Socialist Worker

Strategies and lessons for stopping the Nazi BNP

The last installment in Chris Bambery’s series looks at how we can combat fascism today

Issue No. 2034

Success in the fight against fascism depends on mass mobilisation.

In the 1930s a general strike and mass demonstration blocked the fascist challenge in France after the far right had forced the government from office.

In October 1936 100,000 anti-fascists blocked Oswald Mosley’s British Union of Fascists from marching through east London.

In March 1943 a mass strike in northern Italy shook Benito Mussolini’s dictatorship and precipitated his downfall.

The failure of the German left to unite against Adolf Hitler meant there was no mass mobilisation and he took power without a fight.

Elsewhere the Communists ensured the same result after they flip-flopped into arguing for unity with “progressive” capitalists against the fascists.

During the Spanish Civil War they demobilised the spontaneous uprising of workers because they feared it would frighten capitalist anti-fascists.

The centrality of mass mobilisation and the need for unity to achieve that underlay the success of the SWP in helping stop a National Front (NF) march in Lewisham three decades ago. We then helped launch the Anti Nazi League to undermine the NF and later the British National Party (BNP).

Nick Griffin, the leader of the BNP, has today largely eschewed demonstrations and street rallies, seeking to emulate European fascists such as Jean-Marie Le Pen in concentrating on an electoral approach.

Griffin’s approach has brought some success for the BNP. The fascists hope to garner support from those alienated by Tony Blair, Gordon Brown and David Cameron’s neoliberal policies.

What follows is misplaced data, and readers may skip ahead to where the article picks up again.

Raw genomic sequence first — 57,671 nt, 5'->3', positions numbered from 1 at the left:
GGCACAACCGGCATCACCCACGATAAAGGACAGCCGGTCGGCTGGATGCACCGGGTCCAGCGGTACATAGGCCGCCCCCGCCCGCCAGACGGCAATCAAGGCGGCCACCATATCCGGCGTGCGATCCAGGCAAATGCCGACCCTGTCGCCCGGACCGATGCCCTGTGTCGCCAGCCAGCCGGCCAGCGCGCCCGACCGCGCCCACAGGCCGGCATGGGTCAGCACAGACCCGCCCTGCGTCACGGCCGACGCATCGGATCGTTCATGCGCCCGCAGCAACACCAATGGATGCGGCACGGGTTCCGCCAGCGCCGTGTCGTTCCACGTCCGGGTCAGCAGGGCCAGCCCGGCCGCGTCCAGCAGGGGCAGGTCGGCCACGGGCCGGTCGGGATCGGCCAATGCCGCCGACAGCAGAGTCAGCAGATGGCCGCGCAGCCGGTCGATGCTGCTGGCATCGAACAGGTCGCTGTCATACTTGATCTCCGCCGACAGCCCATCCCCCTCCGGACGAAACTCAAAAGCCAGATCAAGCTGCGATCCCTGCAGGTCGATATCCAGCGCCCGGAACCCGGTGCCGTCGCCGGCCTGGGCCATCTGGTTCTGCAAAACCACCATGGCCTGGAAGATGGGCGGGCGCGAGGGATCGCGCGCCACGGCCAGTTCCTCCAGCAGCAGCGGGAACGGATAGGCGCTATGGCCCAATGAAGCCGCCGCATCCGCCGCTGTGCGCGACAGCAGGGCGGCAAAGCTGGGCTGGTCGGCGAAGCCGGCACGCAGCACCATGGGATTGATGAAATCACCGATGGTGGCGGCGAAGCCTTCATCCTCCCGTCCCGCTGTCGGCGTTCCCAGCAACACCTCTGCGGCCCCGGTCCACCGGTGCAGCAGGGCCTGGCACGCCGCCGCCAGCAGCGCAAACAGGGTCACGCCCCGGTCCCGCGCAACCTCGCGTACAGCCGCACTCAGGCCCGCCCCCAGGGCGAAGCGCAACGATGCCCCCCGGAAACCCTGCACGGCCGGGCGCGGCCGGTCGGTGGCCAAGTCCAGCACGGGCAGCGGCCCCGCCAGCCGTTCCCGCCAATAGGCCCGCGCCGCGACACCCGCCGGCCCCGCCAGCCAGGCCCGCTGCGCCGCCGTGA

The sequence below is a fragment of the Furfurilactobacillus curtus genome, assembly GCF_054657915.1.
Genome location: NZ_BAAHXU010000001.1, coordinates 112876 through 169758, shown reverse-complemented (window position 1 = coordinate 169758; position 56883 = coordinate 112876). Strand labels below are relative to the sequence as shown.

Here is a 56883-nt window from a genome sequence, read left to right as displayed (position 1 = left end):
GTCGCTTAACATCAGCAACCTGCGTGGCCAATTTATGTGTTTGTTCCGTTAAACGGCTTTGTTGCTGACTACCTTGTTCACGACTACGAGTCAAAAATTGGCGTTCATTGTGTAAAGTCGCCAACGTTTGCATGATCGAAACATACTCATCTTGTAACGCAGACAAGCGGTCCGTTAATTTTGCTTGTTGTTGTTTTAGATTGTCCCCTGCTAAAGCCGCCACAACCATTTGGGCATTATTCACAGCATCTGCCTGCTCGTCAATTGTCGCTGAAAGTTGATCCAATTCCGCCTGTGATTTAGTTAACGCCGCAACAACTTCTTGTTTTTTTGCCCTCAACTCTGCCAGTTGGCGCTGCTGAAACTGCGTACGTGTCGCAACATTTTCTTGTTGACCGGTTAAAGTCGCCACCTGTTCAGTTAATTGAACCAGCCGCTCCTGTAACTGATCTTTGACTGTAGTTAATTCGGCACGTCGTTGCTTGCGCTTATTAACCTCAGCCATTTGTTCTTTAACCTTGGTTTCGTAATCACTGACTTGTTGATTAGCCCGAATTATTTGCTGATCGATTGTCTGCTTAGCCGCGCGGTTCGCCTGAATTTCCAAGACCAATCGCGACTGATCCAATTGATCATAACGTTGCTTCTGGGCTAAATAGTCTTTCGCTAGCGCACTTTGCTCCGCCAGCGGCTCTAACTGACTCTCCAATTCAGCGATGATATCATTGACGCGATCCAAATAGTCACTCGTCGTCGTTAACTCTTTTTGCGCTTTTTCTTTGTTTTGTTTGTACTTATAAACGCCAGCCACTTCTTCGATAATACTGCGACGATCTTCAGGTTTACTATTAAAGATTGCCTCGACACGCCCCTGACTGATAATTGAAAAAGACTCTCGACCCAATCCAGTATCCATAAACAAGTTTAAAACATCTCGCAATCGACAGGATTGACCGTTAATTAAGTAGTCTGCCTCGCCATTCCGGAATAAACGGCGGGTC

Yet while the BNP has more councillors than any previous fascist outfit in Britain, their membership is far smaller.

People on recent BNP mobilisations could be counted in scores, unlike in the 1970s when the NF could mobilise four figure marches.

This means anti?fascists cannot just rely on countering the BNP on the streets. We need a strategy to undercut their vote.

It will not do to simply tell people enraged by Blair and Brown to vote New Labour.

One task facing Respect is to organise in working class communities dumped by Blair and not leave them free for fascists to benefit from anger and alienation.

But that is only one part of a solution—one which cannot involve those who still stick with Labour or who will not go as far as backing Respect.

In the 1930s the Communists in east London organised round issues like housing to prove that they, and not the fascists, could deal with the problems of evictions, overcrowding and repairs.

Today the BNP is again trying to capitalise on issues like housing and health. But the reality is that they are anti-trade union, anti-immigrant and seek to destroy the black and white unity necessary to fight and win over those issues.

The fascists could never organise the collective, united mass action needed to win over an issue like the future of the NHS, because of their racism.

They might have opposed the Iraq war, but they hate the unity shown by the anti-war movement.

The fascists are also trying to appeal to two widely different constituencies.

The Guardian reports the BNP targeting rich areas of London such as Belgravia, Chelsea and Knightsbridge. They are recruiting “dozens of company directors, computing entrepreneurs, bankers and estate agents” and even a principal dancer with the English National Ballet.

These people, ex-Tories largely, have little or nothing in common with many of those voting BNP in Dagenham or Burnley.

To undercut any appeal the BNP might enjoy, a key solution is for the left to take up the issues the BNP wants to exploit.

In previous articles we showed how Hitler and Mussolini used anti?capitalist rhetoric on occasion, but in reality leapt to make an alliance with big business when the opportunity arrived.

Once in power they pursued relentless free market policies—benefiting their new allies at the expense of the small businessmen, the unemployed and farmers among whom they recruited their troops.

Who do Le Pen in France and the “post fascist” National Alliance in Italy work with in local or, in the latter case, central government?

The answer is, of course, with the right wing neoliberals, on the basis of agreement on free market policies.

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